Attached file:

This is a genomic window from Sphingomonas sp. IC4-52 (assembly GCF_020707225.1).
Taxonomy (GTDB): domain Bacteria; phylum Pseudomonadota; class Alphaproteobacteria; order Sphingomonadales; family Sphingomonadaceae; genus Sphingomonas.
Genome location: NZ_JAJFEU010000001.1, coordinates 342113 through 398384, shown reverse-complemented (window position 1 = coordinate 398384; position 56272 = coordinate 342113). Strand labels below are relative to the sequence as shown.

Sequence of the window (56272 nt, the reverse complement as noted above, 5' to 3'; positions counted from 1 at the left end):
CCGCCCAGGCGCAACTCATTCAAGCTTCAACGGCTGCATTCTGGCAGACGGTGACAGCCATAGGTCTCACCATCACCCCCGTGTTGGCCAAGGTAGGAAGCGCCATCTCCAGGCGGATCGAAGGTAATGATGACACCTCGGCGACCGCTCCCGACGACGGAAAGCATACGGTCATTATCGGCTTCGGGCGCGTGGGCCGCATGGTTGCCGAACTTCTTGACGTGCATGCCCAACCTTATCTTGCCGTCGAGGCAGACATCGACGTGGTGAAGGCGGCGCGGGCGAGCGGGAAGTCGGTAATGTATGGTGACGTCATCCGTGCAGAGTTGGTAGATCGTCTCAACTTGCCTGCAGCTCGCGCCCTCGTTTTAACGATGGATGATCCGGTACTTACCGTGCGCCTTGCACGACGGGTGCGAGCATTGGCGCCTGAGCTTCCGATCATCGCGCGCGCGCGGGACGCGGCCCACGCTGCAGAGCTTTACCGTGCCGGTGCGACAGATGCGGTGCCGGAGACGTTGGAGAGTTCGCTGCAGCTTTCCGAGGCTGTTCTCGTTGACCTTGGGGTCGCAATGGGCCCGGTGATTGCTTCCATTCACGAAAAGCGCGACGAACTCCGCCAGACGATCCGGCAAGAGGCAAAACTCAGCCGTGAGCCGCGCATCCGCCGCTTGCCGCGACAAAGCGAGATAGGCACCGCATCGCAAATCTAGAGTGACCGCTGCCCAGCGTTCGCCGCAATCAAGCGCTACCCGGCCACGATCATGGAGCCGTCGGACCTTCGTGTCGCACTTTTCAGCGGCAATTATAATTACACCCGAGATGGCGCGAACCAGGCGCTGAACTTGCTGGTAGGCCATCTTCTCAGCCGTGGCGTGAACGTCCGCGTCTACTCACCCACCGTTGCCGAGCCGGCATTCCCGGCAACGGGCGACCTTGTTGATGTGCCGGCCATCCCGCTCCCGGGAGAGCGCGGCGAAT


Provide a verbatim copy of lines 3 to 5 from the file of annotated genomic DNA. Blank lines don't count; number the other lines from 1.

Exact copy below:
Genome location: NZ_JAJFEU010000001.1, coordinates 342113 through 398384, shown reverse-complemented (window position 1 = coordinate 398384; position 56272 = coordinate 342113). Strand labels below are relative to the sequence as shown.

Sequence of the window (56272 nt, the reverse complement as noted above, 5' to 3'; positions counted from 1 at the left end):
CCGCCCAGGCGCAACTCATTCAAGCTTCAACGGCTGCATTCTGGCAGACGGTGACAGCCATAGGTCTCACCATCACCCCCGTGTTGGCCAAGGTAGGAAGCGCCATCTCCAGGCGGATCGAAGGTAATGATGACACCTCGGCGACCGCTCCCGACGACGGAAAGCATACGGTCATTATCGGCTTCGGGCGCGTGGGCCGCATGGTTGCCGAACTTCTTGACGTGCATGCCCAACCTTATCTTGCCGTCGAGGCAGACATCGACGTGGTGAAGGCGGCGCGGGCGAGCGGGAAGTCGGTAATGTATGGTGACGTCATCCGTGCAGAGTTGGTAGATCGTCTCAACTTGCCTGCAGCTCGCGCCCTCGTTTTAACGATGGATGATCCGGTACTTACCGTGCGCCTTGCACGACGGGTGCGAGCATTGGCGCCTGAGCTTCCGATCATCGCGCGCGCGCGGGACGCGGCCCACGCTGCAGAGCTTTACCGTGCCGGTGCGACAGATGCGGTGCCGGAGACGTTGGAGAGTTCGCTGCAGCTTTCCGAGGCTGTTCTCGTTGACCTTGGGGTCGCAATGGGCCCGGTGATTGCTTCCATTCACGAAAAGCGCGACGAACTCCGCCAGACGATCCGGCAAGAGGCAAAACTCAGCCGTGAGCCGCGCATCCGCCGCTTGCCGCGACAAAGCGAGATAGGCACCGCATCGCAAATCTAGAGTGACCGCTGCCCAGCGTTCGCCGCAATCAAGCGCTACCCGGCCACGATCATGGAGCCGTCGGACCTTCGTGTCGCACTTTTCAGCGGCAATTATAATTACACCCGAGATGGCGCGAACCAGGCGCTGAACTTGCTGGTAGGCCATCTTCTCAGCCGTGGCGTGAACGTCCGCGTCTACTCACCCACCGTTGCCGAGCCGGCATTCCCGGCAACGGGCGACCTTGTTGATGTGCCGGCCATCCCGCTCCCGGGAGAGCGCGGCGAAT